By Chun Sakada, VOA Khmer Original report from Phnom Penh 12 August 2009
More than 300 representatives from 19 provinces urged government agencies and offices to resolve disputes in more than 700,000 hectares of land, complaining their daily existence was threatened by their displacement.
“We are losing land, forests and fisheries that are important sources of our daily livelihoods, because of some private companies and powerful officials,” said Hor Sam Art, a representative of family in Battambang province.
The group, from 29 different communities, filed a joint complaint to the offices of the prime minister, the Council of Ministers, the National Authority for Land Dispute Resolution, and the Ministry of Land Management on Tuesday.
The complaint included 119,218 signatures, from disputes in 164 villages in provinces ranging across the entire country.
“We want the government to know our sufferings, difficulties and needs,” Hor Sam Art said. “We know that we are making difficulty to the government in the complaints. We have made many complaints with local government, but it did not find a resolution.”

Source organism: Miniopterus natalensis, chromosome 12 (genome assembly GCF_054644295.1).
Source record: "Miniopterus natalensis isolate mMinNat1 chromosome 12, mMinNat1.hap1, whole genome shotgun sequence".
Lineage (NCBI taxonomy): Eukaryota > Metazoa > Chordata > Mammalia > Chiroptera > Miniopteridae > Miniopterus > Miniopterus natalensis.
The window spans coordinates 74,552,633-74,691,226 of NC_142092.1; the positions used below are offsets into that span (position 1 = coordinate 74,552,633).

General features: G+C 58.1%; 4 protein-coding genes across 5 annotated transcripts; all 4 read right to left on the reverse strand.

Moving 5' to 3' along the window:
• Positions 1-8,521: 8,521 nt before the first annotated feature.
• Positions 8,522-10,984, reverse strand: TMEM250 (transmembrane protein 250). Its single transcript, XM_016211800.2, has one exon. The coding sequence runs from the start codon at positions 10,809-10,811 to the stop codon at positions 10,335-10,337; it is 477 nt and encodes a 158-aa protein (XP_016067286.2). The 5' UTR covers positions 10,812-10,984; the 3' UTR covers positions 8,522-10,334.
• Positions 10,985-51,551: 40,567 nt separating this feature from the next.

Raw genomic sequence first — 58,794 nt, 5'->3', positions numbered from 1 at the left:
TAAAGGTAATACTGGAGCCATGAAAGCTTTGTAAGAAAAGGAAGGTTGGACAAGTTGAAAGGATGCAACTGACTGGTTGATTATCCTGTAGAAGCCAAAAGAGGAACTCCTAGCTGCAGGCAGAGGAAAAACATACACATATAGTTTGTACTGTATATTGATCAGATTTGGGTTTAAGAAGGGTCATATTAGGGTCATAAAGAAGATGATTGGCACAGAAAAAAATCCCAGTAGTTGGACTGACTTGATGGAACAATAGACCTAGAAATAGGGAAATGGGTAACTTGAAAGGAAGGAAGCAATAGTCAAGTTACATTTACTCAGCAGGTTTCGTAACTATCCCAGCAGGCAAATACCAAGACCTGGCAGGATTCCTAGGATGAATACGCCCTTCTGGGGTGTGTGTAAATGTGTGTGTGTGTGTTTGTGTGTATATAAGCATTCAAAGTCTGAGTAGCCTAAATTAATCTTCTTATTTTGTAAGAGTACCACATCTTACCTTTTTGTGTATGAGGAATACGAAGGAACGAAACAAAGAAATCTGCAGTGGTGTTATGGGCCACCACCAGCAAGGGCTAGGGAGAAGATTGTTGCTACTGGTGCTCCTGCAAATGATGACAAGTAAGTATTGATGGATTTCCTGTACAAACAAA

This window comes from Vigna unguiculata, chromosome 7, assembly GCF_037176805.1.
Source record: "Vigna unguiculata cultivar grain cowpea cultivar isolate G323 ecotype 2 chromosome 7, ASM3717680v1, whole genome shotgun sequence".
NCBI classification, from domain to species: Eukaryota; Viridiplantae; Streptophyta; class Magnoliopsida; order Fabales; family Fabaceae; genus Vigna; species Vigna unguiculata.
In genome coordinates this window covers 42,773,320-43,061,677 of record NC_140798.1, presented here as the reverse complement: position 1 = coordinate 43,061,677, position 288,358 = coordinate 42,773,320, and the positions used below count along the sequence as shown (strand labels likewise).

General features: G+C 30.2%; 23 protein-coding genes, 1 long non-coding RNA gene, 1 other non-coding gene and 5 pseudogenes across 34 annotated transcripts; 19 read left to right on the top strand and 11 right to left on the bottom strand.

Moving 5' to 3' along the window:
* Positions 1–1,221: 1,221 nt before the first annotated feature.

The complaints included pictures of land dispute locations and reports of shooting injuries and death, beatings, detention, imprisonment of dissenters and the clearing of houses and crops.
“We request the government to quickly suspend or end the new concession contracts and development projects affecting the livelihoods of the communities, as well as put an end to threats and arrests and release prisoners,” the group said in a joint statement.
“We do not have any intention of disgracing the government, but we have no choice, because in the past we’ve protested and complained again and again, but we have not found a resolution,” said Seng Sok Heng, a representative from Banteay Meanchey province.
Ny Chakya, chief investigator for the right group Licadho, said the group would follow whether the government can find soltuions.
“Providing economic land concessions to private companies in the wrong direction affects people’s family economic development and jeopardizes the government’s poverty reduction plan,” he said.
Government spokesman Khieu Kanharith said the complaints will be solved “in conformity with the law.”
The government reviews the laws for land property of ethnic minorities, he said, and if it finds companies breaking the law, it ends the contract with the company.
“Now we’ve ordered the Ministry of Land Management, Urban Planning and Construction and the concerned provincial authorities to investigates the complaints of the communities,” he said.